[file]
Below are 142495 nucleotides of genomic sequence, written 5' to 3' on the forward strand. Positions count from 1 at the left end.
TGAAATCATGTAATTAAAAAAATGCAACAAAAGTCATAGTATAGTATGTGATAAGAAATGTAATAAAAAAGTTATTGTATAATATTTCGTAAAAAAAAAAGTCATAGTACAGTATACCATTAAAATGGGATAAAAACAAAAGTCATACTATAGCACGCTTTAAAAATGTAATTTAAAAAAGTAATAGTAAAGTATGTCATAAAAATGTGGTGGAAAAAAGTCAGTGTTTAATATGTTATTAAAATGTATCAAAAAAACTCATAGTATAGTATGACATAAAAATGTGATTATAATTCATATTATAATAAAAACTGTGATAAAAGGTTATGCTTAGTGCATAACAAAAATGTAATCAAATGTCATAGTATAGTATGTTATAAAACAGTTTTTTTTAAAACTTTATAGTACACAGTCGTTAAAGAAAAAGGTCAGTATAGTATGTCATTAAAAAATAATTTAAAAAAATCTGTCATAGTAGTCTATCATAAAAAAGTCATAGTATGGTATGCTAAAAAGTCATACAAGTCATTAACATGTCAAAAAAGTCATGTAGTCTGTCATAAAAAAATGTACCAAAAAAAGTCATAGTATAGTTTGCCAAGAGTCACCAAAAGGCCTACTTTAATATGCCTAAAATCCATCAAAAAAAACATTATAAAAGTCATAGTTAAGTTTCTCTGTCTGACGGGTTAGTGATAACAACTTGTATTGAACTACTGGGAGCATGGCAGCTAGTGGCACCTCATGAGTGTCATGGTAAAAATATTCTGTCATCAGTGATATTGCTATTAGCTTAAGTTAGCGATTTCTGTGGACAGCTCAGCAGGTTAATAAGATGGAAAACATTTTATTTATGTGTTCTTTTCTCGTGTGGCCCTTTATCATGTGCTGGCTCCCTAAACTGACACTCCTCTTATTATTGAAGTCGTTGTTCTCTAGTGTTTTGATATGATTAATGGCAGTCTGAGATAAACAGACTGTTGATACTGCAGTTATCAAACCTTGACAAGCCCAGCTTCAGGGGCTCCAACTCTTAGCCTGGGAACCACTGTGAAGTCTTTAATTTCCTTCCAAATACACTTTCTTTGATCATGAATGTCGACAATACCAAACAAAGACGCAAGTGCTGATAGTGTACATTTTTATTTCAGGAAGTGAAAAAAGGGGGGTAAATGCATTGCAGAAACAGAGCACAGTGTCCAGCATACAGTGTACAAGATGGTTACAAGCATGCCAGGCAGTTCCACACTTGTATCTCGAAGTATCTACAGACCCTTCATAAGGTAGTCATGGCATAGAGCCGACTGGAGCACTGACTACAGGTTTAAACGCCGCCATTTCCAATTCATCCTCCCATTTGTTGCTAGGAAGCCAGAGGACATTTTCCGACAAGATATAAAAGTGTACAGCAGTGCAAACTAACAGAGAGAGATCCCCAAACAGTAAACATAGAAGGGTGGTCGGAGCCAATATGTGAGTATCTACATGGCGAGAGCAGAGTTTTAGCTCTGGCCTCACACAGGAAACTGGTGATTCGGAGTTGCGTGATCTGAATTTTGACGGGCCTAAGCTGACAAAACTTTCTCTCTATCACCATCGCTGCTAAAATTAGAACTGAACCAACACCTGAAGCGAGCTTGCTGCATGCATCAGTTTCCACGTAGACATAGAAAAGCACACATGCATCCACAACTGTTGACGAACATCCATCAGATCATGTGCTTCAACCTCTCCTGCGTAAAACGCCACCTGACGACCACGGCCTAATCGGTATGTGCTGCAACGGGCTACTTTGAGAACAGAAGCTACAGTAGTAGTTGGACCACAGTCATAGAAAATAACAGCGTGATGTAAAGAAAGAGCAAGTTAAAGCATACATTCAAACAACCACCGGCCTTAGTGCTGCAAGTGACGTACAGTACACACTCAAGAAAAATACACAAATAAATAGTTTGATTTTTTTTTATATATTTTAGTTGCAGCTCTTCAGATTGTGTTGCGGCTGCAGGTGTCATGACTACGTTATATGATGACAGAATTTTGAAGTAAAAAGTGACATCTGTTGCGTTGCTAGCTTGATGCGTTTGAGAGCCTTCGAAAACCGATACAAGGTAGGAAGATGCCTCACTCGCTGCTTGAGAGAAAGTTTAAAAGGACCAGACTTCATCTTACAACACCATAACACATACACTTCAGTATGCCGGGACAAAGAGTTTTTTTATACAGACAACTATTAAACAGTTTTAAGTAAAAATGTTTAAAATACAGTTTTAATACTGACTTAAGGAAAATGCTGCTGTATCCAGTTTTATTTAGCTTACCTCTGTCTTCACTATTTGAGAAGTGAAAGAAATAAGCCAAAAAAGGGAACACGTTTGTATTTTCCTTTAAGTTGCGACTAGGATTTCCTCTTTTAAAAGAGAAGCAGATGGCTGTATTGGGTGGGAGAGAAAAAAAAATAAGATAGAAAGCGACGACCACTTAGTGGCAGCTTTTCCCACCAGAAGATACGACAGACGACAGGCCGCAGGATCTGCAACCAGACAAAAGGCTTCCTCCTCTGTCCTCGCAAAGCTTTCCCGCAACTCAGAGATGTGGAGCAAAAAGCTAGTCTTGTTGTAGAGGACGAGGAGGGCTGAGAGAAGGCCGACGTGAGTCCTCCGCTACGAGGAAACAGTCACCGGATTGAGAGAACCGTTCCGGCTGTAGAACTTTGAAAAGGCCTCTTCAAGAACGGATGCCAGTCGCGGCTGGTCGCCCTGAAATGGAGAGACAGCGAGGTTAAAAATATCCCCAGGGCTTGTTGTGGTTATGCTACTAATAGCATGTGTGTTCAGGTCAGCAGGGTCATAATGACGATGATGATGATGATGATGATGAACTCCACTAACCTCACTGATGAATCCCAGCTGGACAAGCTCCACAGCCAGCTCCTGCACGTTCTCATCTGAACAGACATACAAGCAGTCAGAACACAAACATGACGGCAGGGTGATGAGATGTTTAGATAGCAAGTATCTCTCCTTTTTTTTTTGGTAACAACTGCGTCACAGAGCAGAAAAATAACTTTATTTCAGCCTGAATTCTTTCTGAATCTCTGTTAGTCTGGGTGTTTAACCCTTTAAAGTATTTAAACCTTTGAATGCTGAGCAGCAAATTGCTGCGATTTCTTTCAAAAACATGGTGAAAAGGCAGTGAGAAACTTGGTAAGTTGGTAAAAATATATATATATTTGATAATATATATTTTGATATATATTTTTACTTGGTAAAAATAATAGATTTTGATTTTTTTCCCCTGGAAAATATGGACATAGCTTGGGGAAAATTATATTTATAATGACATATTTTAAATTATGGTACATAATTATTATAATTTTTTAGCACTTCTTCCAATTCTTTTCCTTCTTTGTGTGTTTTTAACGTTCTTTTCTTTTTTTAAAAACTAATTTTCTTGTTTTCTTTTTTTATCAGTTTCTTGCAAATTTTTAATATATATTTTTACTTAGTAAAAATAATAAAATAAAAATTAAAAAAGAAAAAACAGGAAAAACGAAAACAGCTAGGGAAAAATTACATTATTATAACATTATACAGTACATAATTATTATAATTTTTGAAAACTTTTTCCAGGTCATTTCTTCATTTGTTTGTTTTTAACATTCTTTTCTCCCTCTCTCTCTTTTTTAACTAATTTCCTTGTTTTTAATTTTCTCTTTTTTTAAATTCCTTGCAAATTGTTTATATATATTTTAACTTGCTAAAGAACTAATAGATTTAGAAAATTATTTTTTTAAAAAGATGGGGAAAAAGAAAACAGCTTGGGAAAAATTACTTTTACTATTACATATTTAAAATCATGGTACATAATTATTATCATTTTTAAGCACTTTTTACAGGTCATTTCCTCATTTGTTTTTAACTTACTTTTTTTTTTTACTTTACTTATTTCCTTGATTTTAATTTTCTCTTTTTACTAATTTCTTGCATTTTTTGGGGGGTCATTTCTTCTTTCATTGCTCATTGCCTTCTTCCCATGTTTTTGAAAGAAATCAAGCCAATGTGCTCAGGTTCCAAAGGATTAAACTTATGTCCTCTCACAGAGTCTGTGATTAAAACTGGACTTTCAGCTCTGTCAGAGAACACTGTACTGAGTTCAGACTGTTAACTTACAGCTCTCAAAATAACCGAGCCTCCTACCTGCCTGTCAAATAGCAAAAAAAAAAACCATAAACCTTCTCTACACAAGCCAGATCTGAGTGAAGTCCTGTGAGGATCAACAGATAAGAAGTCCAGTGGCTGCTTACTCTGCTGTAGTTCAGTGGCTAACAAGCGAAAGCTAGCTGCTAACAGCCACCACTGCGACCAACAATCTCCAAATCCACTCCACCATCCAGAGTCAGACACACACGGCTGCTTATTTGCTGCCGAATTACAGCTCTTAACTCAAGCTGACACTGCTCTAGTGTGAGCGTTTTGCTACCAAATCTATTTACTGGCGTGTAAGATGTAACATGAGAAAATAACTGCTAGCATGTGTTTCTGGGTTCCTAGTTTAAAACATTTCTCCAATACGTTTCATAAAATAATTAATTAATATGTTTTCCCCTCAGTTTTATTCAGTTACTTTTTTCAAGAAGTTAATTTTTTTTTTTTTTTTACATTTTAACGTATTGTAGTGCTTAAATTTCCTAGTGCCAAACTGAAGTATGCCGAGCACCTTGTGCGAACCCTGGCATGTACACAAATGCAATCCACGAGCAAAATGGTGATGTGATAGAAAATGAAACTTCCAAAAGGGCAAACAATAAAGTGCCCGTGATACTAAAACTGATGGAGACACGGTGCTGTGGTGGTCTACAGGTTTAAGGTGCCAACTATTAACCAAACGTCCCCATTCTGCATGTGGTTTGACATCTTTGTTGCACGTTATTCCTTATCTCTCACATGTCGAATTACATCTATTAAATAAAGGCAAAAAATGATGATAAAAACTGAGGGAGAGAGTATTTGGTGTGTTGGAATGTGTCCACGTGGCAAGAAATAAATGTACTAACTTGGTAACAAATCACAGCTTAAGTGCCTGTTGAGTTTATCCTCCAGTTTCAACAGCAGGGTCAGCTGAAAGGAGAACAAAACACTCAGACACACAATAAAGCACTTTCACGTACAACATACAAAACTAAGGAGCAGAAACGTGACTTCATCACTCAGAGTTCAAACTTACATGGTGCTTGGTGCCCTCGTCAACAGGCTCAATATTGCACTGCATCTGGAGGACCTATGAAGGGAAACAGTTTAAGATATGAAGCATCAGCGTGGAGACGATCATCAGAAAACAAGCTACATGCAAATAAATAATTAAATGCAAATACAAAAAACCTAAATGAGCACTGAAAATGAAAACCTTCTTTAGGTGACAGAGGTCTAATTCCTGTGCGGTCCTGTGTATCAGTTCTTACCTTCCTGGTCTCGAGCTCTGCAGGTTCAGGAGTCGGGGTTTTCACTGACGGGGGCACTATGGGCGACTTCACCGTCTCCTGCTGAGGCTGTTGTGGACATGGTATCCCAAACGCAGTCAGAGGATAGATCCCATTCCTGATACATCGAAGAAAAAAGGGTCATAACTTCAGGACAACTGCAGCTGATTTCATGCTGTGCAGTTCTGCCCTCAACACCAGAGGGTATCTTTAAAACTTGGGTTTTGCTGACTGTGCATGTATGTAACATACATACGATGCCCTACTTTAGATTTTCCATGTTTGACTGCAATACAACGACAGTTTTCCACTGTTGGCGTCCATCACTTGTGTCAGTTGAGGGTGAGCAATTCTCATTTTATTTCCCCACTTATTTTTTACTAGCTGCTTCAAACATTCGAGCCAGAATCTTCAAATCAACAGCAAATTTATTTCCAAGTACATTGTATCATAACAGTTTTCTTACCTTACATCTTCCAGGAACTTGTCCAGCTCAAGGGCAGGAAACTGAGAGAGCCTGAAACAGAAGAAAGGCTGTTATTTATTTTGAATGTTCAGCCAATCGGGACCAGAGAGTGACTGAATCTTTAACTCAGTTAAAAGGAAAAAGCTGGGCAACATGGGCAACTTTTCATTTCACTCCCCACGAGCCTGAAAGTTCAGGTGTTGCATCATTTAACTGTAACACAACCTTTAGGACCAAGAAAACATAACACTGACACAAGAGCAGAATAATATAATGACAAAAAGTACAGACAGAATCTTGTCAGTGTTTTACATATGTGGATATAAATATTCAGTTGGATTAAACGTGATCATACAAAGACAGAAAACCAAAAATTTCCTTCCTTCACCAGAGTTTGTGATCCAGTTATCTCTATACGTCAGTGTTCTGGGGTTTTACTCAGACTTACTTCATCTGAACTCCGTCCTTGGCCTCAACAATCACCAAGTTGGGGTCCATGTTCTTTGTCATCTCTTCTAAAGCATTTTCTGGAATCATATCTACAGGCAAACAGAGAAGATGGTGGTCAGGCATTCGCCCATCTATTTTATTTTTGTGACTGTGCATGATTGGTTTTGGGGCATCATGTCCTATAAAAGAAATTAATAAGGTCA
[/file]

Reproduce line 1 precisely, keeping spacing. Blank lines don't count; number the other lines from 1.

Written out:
Below are 142495 nucleotides of genomic sequence, written 5' to 3' on the forward strand. Positions count from 1 at the left end.